Illustration by Joe Ciardiello

Mike Davis’s Forecast for the Left

The Nation
FEBRUARY 9, 2021

In early 2009, the historian and social critic Mike Davis sat down for an interview with Bill Moyers to discuss what was then the worst economic collapse since the Great Depression. When asked whether, as a socialist, he had anticipated the crisis, Davis said he couldn’t have predicted its scale or devastation.

Davis’s modesty won out over the truth. Four years earlier, he had, in fact, done just that. Writing in the Los Angeles Times, he laid out the fundamental problems of the housing bubble then underway. Noting its particular precarity in Southern California, he also went on to discuss how it might affect the country and the world: The “national economy may be equally vulnerable to property deflation, with a mild jolt sufficient to end the current American boom, and perhaps throw all the dollar-pegged economies into recession.” Davis wasn’t the only one who saw that crash coming, of course. But in the Moyers interview, he downplayed his clairvoyance with a joke: “People of the left like myself are famous,” he said, for “predicting 11 of the last three depressions.”

While he’s probably right about leftists in the aggregate, Davis’s own track record on sounding the alarm has proved incredibly accurate. Over the course of a remarkable career, he has been resolutely clear-eyed about the nightmares we face as a society and a planet, mostly bearish on the prospects for reversing those nightmares, and always prescient.

Nearly all of the principal contentions of Davis’s many books have unfortunately proved correct: the continued decline of the American labor movement, the expanding and potentially explosive inequality in urban America, the supercharged global expansion of miserable slums, the disaster of climate change, and—most recently and horrifyingly—a viral pathogen wreaking havoc across the globe.

Davis is a scholar who digs deep into the historical archives and weaves his findings together in astonishingly original and compelling syntheses. But one of his strengths has been his ability to anticipate the future: Many of his books are monograph-length warnings of nightmares yet to come. Even his works of history are implicit or explicit arguments for public action against ongoing or impending disasters. He recognizes that the past defeats of the left and the labor movement can’t be waved away in favor of feel-good paeans to isolated victories and lessons learned for next time, and he makes these arguments not in spite of his lifelong and ironclad commitment to those causes but because of it. He takes those movements seriously enough to tell their participants the forecast isn’t always sunny. The long and continuous record of working-class defeat, he insists, means that the ship is stuck in an ongoing storm and sinking.

Part of the reason for Davis’s pessimism of the intellect stems from the period in which he was radicalized. He chose a rather lonely time to launch a career as a socialist critic and historian: His first book was published in 1986, just ahead of the “end of history” after the Berlin Wall fell and capitalism’s victory was declared complete. But part of the reason is also that he has been among a small handful of prominent writers to keep the flame of socialism and class politics alive in this age of free-market triumphalism.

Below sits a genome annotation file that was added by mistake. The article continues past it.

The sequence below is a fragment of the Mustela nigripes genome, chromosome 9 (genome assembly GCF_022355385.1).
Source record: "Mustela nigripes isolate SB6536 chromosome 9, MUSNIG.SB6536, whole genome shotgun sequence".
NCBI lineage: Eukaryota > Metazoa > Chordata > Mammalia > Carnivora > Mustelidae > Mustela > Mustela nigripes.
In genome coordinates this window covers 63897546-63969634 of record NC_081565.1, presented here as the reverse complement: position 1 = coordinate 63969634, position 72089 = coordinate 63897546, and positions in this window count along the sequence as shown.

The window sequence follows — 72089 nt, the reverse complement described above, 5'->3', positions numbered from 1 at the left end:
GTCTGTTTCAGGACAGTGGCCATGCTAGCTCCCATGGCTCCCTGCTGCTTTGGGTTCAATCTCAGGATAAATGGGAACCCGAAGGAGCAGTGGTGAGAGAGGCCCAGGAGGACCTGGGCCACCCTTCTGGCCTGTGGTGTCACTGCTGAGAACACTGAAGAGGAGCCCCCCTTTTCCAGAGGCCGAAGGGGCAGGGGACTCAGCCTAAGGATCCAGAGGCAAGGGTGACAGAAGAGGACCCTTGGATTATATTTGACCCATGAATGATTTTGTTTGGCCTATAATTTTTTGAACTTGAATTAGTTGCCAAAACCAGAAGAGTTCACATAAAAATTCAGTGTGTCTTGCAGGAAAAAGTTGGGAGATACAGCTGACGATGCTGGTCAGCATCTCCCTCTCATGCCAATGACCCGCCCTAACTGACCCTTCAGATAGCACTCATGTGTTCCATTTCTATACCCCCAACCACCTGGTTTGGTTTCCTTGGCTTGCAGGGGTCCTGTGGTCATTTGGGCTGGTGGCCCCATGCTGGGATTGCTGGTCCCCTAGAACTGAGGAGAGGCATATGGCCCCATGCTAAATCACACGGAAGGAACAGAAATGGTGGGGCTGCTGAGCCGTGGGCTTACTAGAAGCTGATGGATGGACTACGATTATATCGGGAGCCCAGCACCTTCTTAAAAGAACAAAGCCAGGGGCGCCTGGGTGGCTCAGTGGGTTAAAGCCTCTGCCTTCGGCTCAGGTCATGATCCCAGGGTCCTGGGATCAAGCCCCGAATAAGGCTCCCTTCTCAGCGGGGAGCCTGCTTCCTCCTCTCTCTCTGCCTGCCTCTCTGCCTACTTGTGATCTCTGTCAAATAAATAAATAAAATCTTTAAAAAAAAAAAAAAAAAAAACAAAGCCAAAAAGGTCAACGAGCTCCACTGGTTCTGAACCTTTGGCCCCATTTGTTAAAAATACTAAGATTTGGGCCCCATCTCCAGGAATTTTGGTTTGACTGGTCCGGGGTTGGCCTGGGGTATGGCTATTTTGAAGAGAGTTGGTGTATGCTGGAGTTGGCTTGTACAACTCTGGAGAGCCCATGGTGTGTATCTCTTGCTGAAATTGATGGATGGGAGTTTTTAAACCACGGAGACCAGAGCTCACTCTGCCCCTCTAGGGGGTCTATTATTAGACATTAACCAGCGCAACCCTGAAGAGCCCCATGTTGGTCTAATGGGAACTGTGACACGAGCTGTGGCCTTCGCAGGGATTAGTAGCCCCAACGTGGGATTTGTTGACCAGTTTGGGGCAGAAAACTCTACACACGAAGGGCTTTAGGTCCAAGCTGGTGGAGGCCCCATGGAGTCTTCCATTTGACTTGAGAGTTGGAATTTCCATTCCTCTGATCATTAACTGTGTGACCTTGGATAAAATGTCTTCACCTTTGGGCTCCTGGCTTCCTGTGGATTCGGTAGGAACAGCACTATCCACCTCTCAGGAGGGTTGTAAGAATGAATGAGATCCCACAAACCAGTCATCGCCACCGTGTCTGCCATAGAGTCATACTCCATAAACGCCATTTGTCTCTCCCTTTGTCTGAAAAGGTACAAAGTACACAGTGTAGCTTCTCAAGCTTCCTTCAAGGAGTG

This clear-eyed sobriety, however, does make his two new books—the essay collection Old Gods, New Enigmas: Marx’s Lost Theory and the long-awaited Set the Night on Fire: L.A. in the Sixties, coauthored with the historian Jon Wiener—fairly remarkable. In them, Davis maintains his lifelong probity, cataloging past defeats and eyeing future doom and gloom. But even as he retains all of his signature uncertainty, he has also found a new sense of hope. Old Gods, New Enigmas and Set the Night On Fire mark a clear departure from his nearly four decades as the bearer of extremely bad news.

One cause for this change may be that Davis has been joined by a new generation of radicals. Since the financial crash, socialism has been reborn in the United States. So has a flourishing of new social movements and radical causes. The catastrophes may still be piling up everywhere we look, but it seems that, for the first time in his career, Davis has allowed himself to see those sunbeams as harbingers of a real change in the weather.
Although it’s rare in the contemporary world of letters, Davis comes from the working class. Born in 1946 in Southern California, he grew up in a blue-collar town just outside of Los Angeles. His father was a meatcutter who suffered a heart attack after the family moved to an area near San Diego. After his father’s death, Davis dropped out of high school to work at a meat company to support the family.

It was during this time that his radicalization began in earnest, though as he notes, his father had set him on this path several years earlier. In Davis’s introduction to The Bending Cross, the 2007 rerelease of Ray Ginger’s biography of Eugene Debs, he mentions that he first read the book in these years: “Thanks to the powder-blue ‘55 Chevy that I plowed into a wall while street racing with drunken teenage friends,” he was stuck in the hospital when his father gave him a copy of it. ...Read More